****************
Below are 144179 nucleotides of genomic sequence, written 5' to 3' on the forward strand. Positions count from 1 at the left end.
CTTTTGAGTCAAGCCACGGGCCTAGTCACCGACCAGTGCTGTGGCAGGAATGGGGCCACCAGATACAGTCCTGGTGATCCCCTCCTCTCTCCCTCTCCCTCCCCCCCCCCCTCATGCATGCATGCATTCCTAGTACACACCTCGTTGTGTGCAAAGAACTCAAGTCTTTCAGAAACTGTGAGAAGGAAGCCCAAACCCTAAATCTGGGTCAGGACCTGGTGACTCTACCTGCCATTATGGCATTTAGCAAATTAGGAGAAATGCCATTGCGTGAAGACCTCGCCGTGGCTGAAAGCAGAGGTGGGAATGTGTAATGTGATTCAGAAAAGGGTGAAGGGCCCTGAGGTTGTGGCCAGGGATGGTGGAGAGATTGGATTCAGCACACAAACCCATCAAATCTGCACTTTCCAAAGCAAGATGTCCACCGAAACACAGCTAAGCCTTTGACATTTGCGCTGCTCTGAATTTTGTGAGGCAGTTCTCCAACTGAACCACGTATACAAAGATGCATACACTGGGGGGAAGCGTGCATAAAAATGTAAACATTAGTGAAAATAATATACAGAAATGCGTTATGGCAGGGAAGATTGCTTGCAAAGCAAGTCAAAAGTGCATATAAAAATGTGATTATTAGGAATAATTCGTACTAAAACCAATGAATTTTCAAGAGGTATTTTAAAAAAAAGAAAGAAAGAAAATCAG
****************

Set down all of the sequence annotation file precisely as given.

Below are 144179 nucleotides of genomic sequence, written 5' to 3' on the forward strand. Positions count from 1 at the left end.
CTTTTGAGTCAAGCCACGGGCCTAGTCACCGACCAGTGCTGTGGCAGGAATGGGGCCACCAGATACAGTCCTGGTGATCCCCTCCTCTCTCCCTCTCCCTCCCCCCCCCCCTCATGCATGCATGCATTCCTAGTACACACCTCGTTGTGTGCAAAGAACTCAAGTCTTTCAGAAACTGTGAGAAGGAAGCCCAAACCCTAAATCTGGGTCAGGACCTGGTGACTCTACCTGCCATTATGGCATTTAGCAAATTAGGAGAAATGCCATTGCGTGAAGACCTCGCCGTGGCTGAAAGCAGAGGTGGGAATGTGTAATGTGATTCAGAAAAGGGTGAAGGGCCCTGAGGTTGTGGCCAGGGATGGTGGAGAGATTGGATTCAGCACACAAACCCATCAAATCTGCACTTTCCAAAGCAAGATGTCCACCGAAACACAGCTAAGCCTTTGACATTTGCGCTGCTCTGAATTTTGTGAGGCAGTTCTCCAACTGAACCACGTATACAAAGATGCATACACTGGGGGGAAGCGTGCATAAAAATGTAAACATTAGTGAAAATAATATACAGAAATGCGTTATGGCAGGGAAGATTGCTTGCAAAGCAAGTCAAAAGTGCATATAAAAATGTGATTATTAGGAATAATTCGTACTAAAACCAATGAATTTTCAAGAGGTATTTTAAAAAAAAGAAAGAAAGAAAATCAG